January 23, 2019
On December 19, 2018, President Donald Trump announced by tweet that he was withdrawing most of the American troops currently in Syria. The President wrote, “We have defeated ISIS in Syria, my only reason for being there during the Trump Presidency.” Trump also promised in a video message on Twitter that “Our boys, our young women, our men, they’re all coming back and they’re coming back now. We won.”
There are about 2200 U.S. soldiers in Syria. 2000 of these troops are in the northeast, where they direct the air and land war against the Islamic State of Iraq and al-Sham (ISIS), in coordination with the Syrian Defense Forces (SDF). The remaining 200 are at al-Tanf, a crucial base at the Syrian-Iraqi border which blocks Iran from completing its land bridge to Lebanon, Israel, and Jordan. In both areas, the U.S. troops have very rarely been exposed to combat situations. Four Americans were killed on Wednesday in an attack by ISIS in Syria, and six U.S. soldiers have died in combat since 2014.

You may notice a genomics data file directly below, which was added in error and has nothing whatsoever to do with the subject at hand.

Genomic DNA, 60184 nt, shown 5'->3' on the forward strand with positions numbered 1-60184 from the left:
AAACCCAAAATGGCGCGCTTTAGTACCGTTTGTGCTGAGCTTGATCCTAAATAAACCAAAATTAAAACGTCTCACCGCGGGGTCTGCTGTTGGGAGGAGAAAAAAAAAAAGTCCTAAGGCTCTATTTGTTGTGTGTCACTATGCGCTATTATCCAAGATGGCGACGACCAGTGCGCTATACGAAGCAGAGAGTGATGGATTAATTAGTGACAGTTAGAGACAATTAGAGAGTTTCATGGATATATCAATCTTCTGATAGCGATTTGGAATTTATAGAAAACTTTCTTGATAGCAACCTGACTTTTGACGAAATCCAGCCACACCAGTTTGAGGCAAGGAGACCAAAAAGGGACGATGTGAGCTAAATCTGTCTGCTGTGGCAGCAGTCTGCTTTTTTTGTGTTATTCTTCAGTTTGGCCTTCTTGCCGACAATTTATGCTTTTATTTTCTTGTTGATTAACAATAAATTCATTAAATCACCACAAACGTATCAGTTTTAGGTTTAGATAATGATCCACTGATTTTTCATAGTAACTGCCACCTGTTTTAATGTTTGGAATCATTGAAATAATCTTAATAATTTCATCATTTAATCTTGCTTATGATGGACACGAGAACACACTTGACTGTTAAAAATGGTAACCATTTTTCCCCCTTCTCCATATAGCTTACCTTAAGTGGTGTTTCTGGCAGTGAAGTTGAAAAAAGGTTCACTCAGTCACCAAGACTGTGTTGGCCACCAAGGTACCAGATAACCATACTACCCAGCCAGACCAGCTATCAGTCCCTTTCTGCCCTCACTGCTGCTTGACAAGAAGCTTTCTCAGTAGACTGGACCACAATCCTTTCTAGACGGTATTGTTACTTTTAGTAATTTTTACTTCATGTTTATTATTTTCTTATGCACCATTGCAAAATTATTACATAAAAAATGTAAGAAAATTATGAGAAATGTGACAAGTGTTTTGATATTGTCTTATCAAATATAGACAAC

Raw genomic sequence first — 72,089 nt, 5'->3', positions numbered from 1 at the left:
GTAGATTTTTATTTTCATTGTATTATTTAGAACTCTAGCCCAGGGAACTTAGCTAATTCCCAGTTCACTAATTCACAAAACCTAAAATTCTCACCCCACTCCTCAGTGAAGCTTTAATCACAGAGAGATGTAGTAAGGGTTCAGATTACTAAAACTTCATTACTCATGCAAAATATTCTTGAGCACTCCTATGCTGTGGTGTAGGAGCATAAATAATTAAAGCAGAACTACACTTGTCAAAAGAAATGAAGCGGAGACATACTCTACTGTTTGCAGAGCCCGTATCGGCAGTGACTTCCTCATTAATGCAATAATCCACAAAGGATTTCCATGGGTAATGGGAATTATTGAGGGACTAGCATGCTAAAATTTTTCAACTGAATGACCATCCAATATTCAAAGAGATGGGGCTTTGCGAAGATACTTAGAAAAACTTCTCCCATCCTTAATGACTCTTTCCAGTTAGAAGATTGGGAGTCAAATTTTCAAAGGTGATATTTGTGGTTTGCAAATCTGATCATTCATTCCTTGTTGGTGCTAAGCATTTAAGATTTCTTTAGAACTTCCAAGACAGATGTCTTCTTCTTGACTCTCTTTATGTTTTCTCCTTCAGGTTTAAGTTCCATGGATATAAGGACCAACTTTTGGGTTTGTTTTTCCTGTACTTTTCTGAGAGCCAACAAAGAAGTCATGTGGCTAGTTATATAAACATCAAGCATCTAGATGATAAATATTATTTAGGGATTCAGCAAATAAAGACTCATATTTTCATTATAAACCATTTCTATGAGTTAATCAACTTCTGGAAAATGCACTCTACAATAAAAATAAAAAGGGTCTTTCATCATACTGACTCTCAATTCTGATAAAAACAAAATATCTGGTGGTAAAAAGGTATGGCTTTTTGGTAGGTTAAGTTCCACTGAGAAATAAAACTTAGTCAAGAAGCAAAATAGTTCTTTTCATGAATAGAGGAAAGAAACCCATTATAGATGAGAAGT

Since his initial announcement, the President and his aides have somewhat walked back these tweets. Although some U.S. troops have begun to leave, it is unclear exactly how long it will take, and whether the 200 troops in al-Tanf are to be included.
What are the ramifications of a U.S. withdrawal from Syria? And what are the national security interests that favor the U.S. staying the course there? To explore these questions and more, EMET is honored to host Professor Efraim Inbar from Jerusalem for a phone seminar.
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